Europlanet Science Congress 2020
Virtual meeting
21 September – 9 October 2020
Europlanet Science Congress 2020
Virtual meeting
21 September – 9 October 2020

Poster presentations and abstracts


Geologic mapping is of key importance for planetary exploration, lander/rover mission target selection and planning and in situ characterization of landing sites and roving traverses.

The large heterogeneous base of data recently collected by planetary missions can now be analysed using an integrated approach, embedding traditional morphostratigraphic mapping with spectral units differentiation and three-dimensional geologic modelling, at multiple scales. In addition Virtual Reality can be effectively used as a tool for retrieving data essential for in situ geological maps.

International collaborative efforts for geologic mapping and 3D geological reconstructions can be tied to the new Europlanet infrastructure.

The session welcomes inputs on scientific mapping use cases, mapping-focused data fusion and integration, as well as tools and workflows that can specifically aid the planetary geologic mapping process, including 3D geo-modelling and VR activities.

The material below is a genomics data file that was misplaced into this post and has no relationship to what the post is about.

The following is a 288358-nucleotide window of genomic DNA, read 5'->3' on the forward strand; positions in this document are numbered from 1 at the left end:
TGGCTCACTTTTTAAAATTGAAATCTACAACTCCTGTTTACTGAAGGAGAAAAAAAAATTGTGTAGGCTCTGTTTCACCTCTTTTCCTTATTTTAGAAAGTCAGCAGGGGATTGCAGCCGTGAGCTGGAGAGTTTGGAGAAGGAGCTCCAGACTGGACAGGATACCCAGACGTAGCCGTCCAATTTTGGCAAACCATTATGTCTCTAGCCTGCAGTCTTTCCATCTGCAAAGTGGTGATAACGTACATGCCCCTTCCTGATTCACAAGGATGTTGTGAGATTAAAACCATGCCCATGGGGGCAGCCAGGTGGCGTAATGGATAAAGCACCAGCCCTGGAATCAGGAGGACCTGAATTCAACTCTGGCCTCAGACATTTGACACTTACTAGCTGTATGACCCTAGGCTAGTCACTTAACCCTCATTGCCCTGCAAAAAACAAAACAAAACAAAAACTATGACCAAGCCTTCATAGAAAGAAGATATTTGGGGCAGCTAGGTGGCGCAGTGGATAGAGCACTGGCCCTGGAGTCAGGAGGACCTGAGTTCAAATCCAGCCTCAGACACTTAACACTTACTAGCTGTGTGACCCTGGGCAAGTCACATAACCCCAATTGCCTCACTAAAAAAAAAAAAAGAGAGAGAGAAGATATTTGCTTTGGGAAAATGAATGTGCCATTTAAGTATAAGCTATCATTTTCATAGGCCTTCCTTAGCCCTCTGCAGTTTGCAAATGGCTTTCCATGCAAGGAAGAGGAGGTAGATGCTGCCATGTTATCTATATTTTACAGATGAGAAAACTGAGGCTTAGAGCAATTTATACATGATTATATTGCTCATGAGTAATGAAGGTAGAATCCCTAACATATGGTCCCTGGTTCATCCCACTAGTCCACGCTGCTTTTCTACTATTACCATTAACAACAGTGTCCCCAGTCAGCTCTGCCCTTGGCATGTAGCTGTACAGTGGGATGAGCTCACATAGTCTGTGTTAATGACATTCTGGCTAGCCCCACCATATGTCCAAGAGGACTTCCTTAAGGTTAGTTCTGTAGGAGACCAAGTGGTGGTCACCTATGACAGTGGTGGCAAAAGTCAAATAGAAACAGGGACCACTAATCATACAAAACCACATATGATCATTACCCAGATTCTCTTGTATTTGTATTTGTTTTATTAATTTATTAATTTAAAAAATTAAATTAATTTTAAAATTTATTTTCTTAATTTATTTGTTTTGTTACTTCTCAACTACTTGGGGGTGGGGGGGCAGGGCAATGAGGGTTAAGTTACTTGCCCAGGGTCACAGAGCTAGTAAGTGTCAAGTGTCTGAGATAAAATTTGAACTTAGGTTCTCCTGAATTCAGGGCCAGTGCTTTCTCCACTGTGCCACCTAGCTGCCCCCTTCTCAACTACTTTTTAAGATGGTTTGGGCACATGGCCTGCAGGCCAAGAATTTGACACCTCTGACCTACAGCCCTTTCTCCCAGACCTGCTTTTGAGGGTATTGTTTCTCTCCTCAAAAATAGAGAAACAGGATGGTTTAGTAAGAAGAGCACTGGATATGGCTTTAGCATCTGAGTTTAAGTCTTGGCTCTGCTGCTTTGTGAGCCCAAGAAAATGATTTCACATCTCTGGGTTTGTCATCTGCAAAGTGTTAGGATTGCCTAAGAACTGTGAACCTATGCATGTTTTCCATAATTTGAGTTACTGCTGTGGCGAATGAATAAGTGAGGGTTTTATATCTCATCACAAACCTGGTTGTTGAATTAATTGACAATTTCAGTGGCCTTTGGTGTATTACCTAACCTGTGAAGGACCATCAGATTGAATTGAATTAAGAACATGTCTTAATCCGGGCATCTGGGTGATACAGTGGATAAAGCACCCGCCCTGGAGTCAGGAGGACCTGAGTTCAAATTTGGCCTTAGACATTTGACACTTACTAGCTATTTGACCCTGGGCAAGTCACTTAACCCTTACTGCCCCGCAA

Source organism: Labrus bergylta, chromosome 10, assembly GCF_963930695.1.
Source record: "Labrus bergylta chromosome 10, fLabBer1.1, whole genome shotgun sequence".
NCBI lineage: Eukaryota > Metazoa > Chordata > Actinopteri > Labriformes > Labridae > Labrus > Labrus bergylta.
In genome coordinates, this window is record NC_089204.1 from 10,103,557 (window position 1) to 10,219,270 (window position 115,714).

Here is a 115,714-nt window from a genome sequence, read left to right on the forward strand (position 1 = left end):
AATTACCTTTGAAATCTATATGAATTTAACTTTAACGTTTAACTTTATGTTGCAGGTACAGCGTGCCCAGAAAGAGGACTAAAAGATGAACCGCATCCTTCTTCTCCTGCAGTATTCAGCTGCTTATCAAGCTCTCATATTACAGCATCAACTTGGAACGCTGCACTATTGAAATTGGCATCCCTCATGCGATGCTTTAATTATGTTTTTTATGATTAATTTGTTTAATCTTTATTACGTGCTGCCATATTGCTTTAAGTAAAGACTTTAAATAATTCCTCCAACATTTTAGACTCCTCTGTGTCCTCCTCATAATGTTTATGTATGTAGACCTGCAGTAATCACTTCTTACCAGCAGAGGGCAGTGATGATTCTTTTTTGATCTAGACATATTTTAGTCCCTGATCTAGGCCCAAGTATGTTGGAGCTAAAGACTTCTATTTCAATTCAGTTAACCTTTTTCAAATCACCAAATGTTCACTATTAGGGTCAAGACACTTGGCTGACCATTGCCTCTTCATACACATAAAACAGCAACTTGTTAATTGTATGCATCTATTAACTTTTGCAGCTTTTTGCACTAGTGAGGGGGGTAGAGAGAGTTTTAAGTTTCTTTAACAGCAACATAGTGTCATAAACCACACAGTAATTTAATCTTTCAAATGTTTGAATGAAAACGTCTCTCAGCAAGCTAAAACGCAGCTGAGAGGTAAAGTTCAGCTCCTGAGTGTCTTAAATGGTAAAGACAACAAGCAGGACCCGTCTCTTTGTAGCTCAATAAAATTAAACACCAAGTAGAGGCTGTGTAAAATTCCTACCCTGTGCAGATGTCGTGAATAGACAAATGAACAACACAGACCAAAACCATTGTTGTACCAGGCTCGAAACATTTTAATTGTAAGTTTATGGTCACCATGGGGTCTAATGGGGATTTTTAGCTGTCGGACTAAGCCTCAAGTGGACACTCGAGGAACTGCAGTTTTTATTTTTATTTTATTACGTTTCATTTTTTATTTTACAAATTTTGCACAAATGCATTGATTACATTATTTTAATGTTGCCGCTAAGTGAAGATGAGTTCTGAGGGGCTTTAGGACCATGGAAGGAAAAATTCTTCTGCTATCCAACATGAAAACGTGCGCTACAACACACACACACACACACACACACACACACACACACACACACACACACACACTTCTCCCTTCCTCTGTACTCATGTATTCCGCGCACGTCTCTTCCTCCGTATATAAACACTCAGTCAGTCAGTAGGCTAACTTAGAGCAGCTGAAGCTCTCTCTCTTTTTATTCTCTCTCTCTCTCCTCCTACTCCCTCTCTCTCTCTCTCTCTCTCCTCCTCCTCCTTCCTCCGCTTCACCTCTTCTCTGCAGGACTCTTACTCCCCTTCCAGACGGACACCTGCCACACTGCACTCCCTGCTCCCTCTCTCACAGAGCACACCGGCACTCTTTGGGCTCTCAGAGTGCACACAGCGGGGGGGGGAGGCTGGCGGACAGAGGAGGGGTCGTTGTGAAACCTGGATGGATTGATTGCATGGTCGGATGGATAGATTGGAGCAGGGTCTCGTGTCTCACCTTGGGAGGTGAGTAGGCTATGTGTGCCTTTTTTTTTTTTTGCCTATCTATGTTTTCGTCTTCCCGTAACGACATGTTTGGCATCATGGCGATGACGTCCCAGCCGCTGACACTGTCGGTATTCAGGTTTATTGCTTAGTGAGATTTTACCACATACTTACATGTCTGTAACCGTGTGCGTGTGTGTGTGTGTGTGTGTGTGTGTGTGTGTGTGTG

Conveners: Francesca Altieri, Matteo Massironi, Andrea Nass, Angelo Pio Rossi

Session assets

Session summary

Chairperson: Andrea Naas, Francesca Altieri, Angelo Pio Rossi, Matteo Massironi
Jack Wright, Matthew Balme, Joel Davis, Peter Fawdon, and David Rothery


Mawrth Vallis is generally considered to be the oldest of Mars’ outflow channels [1]. It incises Noachian (> 3.7 Ga) terrain and is associated with thick (> 150 m), clay-bearing deposits [2]. Clays are important astrobiologically because they are potential catalytic substrates for (pre)biotic chemistry [3] and have a high potential to preserve biosignatures [4]. The presence of clay-bearing deposits was an important factor in the decision to shortlist an area adjacent to Mawrth Vallis as a candidate landing site for the ExoMars “Rosalind Franklin” rover [5], whose mission is to search for signs of ancient life on Mars [6]. Ultimately, Mawrth Vallis was not selected as the ExoMars landing site.